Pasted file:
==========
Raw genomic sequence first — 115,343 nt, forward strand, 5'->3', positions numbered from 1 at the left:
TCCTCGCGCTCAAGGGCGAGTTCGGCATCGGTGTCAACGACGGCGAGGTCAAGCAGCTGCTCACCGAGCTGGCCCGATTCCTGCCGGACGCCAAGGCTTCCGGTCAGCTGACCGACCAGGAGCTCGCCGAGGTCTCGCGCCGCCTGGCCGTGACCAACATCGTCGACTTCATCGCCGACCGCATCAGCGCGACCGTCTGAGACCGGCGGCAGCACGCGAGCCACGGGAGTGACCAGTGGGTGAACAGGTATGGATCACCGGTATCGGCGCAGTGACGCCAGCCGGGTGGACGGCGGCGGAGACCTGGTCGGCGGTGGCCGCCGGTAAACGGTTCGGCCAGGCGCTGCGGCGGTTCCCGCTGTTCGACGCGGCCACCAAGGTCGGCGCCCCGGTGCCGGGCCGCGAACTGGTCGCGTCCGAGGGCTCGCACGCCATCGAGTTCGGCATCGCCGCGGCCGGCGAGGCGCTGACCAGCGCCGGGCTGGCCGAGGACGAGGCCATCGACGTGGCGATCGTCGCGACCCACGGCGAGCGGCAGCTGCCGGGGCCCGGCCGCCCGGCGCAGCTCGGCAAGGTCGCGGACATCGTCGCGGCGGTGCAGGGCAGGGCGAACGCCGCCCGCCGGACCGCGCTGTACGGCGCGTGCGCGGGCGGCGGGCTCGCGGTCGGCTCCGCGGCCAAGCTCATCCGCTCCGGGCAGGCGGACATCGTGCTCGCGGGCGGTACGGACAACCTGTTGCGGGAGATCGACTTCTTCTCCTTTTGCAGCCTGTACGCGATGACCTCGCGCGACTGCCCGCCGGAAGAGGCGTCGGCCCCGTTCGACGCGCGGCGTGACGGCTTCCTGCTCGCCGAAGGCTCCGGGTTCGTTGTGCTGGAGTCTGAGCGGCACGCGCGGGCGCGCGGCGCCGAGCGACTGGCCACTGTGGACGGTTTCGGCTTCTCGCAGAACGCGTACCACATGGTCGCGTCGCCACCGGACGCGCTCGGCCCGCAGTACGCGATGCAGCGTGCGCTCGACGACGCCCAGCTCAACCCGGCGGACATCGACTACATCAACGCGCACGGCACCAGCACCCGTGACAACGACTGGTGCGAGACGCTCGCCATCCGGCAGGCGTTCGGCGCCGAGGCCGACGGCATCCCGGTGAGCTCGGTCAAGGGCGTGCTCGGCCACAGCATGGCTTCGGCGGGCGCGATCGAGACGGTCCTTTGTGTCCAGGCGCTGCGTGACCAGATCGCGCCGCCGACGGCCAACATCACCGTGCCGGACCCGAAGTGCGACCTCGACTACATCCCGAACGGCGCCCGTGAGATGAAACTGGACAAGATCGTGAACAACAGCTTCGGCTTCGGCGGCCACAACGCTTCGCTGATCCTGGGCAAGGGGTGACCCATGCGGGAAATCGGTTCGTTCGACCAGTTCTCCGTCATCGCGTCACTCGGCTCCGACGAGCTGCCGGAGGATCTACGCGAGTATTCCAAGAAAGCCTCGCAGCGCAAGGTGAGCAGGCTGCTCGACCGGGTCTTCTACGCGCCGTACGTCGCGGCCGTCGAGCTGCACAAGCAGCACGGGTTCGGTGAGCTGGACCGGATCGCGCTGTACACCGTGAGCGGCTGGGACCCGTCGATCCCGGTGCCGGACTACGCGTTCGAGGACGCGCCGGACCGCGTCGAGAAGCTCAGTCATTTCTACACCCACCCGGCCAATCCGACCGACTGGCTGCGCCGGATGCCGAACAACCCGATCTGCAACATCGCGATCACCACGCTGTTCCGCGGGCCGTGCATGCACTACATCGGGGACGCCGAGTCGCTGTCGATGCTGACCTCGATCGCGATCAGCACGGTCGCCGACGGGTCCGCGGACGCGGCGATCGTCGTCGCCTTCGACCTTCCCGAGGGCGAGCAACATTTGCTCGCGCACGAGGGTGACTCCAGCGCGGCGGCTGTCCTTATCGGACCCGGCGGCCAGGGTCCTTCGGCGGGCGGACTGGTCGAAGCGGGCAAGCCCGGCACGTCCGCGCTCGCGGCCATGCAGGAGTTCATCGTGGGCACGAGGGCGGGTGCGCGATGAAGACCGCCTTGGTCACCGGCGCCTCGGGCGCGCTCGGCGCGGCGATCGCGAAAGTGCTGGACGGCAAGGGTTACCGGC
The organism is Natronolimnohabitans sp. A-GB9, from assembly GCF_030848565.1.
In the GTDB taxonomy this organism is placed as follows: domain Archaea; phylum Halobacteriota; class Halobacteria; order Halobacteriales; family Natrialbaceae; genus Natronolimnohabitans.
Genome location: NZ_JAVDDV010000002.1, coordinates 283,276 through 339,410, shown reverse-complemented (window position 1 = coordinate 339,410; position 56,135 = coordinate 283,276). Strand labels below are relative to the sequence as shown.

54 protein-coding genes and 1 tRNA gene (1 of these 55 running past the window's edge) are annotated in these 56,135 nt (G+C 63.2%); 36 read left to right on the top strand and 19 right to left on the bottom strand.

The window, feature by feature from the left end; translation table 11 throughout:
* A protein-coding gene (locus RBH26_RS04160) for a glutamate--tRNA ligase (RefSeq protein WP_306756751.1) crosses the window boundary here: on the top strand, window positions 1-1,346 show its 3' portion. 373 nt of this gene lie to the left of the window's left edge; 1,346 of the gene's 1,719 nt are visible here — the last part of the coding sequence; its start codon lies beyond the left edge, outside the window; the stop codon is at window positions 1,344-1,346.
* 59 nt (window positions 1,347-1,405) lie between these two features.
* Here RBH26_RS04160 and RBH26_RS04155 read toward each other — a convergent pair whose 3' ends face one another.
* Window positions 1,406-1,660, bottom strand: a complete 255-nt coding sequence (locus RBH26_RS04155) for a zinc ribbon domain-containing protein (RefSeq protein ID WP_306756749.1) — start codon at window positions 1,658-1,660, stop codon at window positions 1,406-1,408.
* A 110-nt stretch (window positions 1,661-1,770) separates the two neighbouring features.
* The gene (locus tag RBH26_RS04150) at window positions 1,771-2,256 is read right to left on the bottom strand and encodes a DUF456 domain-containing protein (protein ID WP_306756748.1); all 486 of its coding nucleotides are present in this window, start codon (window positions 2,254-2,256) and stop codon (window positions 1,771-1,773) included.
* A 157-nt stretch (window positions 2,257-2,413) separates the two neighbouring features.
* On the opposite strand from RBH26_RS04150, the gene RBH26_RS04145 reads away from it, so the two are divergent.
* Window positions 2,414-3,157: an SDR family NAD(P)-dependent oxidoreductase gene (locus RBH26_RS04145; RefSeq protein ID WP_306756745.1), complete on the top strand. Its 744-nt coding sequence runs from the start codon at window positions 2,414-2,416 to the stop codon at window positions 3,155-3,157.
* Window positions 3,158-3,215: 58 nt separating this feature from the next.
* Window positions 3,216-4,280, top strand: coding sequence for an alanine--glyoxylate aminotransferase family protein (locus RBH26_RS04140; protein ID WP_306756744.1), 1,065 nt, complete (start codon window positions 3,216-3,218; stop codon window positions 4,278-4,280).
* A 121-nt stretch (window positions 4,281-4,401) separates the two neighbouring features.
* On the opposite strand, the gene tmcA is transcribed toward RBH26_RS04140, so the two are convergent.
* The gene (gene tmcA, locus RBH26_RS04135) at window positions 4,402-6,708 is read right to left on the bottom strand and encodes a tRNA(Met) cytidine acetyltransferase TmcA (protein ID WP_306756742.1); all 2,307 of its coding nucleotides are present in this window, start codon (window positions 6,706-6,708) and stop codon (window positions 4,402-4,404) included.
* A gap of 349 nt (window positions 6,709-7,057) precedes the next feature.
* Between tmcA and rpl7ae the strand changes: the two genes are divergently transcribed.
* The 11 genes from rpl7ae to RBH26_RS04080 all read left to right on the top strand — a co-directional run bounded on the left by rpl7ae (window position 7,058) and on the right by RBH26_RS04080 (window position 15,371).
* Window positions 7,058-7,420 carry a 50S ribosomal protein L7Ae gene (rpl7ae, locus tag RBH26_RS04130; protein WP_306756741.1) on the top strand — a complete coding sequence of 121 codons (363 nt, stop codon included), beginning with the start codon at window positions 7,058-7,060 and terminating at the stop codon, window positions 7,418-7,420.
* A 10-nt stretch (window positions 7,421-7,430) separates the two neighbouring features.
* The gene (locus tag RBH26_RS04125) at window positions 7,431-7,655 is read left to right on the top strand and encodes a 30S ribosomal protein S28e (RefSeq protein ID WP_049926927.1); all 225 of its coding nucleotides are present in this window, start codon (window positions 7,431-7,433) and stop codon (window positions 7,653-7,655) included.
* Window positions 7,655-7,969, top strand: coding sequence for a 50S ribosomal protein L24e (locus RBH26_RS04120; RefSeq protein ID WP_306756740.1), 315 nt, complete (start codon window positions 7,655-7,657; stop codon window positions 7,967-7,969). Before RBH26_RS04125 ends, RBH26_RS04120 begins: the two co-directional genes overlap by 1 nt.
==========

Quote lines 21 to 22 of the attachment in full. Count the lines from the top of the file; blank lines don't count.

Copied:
* The gene (gene tmcA, locus RBH26_RS04135) at window positions 4,402-6,708 is read right to left on the bottom strand and encodes a tRNA(Met) cytidine acetyltransferase TmcA (protein ID WP_306756742.1); all 2,307 of its coding nucleotides are present in this window, start codon (window positions 6,706-6,708) and stop codon (window positions 4,402-4,404) included.
* A gap of 349 nt (window positions 6,709-7,057) precedes the next feature.